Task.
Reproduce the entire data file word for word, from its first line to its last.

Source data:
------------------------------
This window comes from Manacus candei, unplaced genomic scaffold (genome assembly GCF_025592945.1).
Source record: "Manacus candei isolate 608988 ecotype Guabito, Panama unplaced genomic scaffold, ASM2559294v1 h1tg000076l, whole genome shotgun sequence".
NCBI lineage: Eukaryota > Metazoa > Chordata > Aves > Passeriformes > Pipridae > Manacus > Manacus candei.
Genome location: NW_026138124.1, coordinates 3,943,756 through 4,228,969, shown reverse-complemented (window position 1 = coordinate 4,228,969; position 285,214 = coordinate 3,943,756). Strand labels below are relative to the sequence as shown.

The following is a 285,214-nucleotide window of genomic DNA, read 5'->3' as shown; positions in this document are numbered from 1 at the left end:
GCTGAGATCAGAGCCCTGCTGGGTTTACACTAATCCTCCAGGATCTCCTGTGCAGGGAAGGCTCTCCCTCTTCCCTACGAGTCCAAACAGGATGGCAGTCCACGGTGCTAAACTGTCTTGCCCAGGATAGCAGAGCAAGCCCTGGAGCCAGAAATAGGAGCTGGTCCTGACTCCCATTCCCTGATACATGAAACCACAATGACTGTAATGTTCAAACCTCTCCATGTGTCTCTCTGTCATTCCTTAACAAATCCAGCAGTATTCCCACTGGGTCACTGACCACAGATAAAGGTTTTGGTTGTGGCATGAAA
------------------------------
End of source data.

This window comes from Manacus candei, unplaced genomic scaffold (genome assembly GCF_025592945.1).
Source record: "Manacus candei isolate 608988 ecotype Guabito, Panama unplaced genomic scaffold, ASM2559294v1 h1tg000076l, whole genome shotgun sequence".
NCBI lineage: Eukaryota > Metazoa > Chordata > Aves > Passeriformes > Pipridae > Manacus > Manacus candei.
Genome location: NW_026138124.1, coordinates 3,943,756 through 4,228,969, shown reverse-complemented (window position 1 = coordinate 4,228,969; position 285,214 = coordinate 3,943,756). Strand labels below are relative to the sequence as shown.

The following is a 285,214-nucleotide window of genomic DNA, read 5'->3' as shown; positions in this document are numbered from 1 at the left end:
GCTGAGATCAGAGCCCTGCTGGGTTTACACTAATCCTCCAGGATCTCCTGTGCAGGGAAGGCTCTCCCTCTTCCCTACGAGTCCAAACAGGATGGCAGTCCACGGTGCTAAACTGTCTTGCCCAGGATAGCAGAGCAAGCCCTGGAGCCAGAAATAGGAGCTGGTCCTGACTCCCATTCCCTGATACATGAAACCACAATGACTGTAATGTTCAAACCTCTCCATGTGTCTCTCTGTCATTCCTTAACAAATCCAGCAGTATTCCCACTGGGTCACTGACCACAGATAAAGGTTTTGGTTGTGGCATGAAA